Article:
John Casey (mathematician)

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John Casey

John Casey (12 May 1820, Kilbehenny, Co. Limerick, Ireland – 3 January 1891, Dublin) was a respected Irish geometer. He is most famous for Casey's theorem on a circle that is tangent to four other circles, an extension of the problem of Apollonius. However, he contributed several novel proofs and perspectives on Euclidean geometry. He and Émile Lemoine are considered to be the co-founders of the modern geometry of the circle and the triangle.


He was born in Kilbehenny, Limerick, Ireland and educated locally at Mitchelstown, before becoming a teacher under the Board of National Education. He later became headmaster of the Central Model Schools in Kilkenny City. He subsequently entered Trinity College in 1858, where he was elected a Scholar in 1861 and was awarded the degree of BA in 1862. He was then Mathematics Master at Kingston School (1862–1873), Professor of Higher Mathematics and Mathematical Physics at the newly founded Catholic University of Ireland (1873–1881) and Lecturer in Mathematics at University College, Dublin (1881–1891).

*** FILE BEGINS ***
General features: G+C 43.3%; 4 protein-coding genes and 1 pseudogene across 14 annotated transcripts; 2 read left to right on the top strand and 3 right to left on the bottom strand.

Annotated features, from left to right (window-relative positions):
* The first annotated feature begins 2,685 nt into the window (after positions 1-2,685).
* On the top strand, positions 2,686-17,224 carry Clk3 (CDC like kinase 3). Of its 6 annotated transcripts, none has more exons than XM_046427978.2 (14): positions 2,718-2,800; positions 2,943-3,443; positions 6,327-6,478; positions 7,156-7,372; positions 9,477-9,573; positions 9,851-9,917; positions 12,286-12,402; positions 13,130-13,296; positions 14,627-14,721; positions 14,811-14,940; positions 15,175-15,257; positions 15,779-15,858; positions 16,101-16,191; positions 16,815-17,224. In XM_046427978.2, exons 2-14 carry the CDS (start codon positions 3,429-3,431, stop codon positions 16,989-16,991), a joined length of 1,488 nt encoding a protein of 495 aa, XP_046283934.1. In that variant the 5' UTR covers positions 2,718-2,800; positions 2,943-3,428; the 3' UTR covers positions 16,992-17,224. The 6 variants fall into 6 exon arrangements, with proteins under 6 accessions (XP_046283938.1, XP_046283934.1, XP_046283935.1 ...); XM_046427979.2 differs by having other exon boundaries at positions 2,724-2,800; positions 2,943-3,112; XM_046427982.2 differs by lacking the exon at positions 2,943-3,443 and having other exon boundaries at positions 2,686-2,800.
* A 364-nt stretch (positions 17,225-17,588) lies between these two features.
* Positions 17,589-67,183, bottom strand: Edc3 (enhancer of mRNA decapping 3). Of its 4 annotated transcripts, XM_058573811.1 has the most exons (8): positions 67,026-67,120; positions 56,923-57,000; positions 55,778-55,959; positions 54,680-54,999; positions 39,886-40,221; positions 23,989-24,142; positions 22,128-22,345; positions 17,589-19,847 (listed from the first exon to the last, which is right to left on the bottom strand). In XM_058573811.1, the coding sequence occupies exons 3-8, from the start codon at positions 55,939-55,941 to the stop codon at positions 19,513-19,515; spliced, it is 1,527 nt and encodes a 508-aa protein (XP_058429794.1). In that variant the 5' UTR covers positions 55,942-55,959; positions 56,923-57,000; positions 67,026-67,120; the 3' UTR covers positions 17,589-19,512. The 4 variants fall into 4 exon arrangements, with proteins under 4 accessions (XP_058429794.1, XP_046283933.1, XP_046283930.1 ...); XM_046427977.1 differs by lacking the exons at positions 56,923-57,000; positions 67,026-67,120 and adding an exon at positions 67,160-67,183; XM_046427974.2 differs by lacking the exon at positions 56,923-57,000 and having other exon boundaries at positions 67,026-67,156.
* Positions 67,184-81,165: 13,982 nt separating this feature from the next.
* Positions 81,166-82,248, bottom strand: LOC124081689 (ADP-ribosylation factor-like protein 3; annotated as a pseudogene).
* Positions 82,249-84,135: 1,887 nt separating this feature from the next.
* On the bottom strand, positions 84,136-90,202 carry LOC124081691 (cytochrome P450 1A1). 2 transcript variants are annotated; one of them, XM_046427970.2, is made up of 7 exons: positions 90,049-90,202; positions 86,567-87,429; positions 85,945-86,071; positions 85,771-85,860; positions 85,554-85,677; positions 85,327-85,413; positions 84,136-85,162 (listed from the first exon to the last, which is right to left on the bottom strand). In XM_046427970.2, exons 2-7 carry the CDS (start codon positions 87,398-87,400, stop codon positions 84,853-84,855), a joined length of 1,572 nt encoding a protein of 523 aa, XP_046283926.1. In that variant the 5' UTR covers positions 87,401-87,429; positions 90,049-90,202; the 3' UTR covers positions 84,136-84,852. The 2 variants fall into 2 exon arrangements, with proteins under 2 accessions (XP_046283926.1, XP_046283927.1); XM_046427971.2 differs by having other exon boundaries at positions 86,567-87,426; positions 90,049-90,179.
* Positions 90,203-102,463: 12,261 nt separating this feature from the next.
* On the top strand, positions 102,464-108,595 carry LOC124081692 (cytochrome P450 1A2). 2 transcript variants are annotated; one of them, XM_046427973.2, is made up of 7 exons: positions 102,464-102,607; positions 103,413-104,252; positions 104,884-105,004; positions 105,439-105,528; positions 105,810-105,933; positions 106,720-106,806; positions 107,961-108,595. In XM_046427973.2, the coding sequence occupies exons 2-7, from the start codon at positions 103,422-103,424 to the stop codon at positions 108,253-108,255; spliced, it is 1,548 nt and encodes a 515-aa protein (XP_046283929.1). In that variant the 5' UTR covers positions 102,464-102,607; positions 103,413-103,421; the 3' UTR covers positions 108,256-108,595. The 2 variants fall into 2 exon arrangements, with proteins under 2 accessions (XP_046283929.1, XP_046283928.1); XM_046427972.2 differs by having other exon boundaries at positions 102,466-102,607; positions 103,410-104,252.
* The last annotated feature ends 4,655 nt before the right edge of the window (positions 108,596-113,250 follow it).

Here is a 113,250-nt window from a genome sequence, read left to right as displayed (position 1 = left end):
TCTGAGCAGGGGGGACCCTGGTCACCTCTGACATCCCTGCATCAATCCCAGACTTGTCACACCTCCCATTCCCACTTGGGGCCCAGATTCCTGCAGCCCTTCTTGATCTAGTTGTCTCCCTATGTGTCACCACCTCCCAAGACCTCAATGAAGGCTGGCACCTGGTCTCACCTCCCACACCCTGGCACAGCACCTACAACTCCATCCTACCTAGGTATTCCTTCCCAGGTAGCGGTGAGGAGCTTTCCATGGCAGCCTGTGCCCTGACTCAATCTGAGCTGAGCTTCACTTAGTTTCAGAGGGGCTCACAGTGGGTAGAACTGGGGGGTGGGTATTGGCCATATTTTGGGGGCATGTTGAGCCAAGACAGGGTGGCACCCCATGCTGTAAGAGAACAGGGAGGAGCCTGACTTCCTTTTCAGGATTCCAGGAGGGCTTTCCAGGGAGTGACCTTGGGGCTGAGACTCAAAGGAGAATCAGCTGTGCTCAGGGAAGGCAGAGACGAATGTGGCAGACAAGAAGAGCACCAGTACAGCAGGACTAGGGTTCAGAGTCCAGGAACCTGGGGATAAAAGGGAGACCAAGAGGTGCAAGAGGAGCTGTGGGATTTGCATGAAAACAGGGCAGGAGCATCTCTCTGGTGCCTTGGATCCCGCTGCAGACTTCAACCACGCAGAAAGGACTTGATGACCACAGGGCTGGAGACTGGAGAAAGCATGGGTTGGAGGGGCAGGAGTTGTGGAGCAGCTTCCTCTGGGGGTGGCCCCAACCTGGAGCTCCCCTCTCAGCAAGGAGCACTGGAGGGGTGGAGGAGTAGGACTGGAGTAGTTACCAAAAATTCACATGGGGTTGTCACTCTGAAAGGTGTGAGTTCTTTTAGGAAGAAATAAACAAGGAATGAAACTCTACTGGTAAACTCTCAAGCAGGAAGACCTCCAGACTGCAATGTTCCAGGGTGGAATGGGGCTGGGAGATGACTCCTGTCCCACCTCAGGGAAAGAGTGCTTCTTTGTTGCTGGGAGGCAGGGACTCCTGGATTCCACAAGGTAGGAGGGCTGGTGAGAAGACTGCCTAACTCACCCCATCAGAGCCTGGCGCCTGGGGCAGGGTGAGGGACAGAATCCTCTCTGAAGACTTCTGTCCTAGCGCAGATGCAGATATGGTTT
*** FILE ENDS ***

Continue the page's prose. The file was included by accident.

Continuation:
Honours and awards[edit]

In 1869, Casey was awarded the Honorary Degree of Doctor of Laws by Dublin University. He was elected a Fellow of the Royal Society in June, 1875.[1] He was elected to the Royal Irish Academy and in 1880 became a member of its council. In 1878 the Academy conferred upon him the much coveted Cunningham Gold Medal.[2] His work was also acknowledged by the Norwegian Government, among others. He was elected a member of the Societe Mathematique de France in 1884 and received the honorary degree of Doctor of Laws from the Royal University of Ireland in 1885.

Major works[edit]


  1. ^ "Library and Archive Catalogue". Royal Society. Retrieved 21 December 2010.
  2. ^ "Proceedings of the Royal Irish Academy, 1878". Retrieved 10 December 2014.


  • Irish Monthly (1891), XIX, 106, 152
  • Proc. Royal Society (1891), XLIX, 30, p. xxiv.

Further reading[edit]

External links[edit]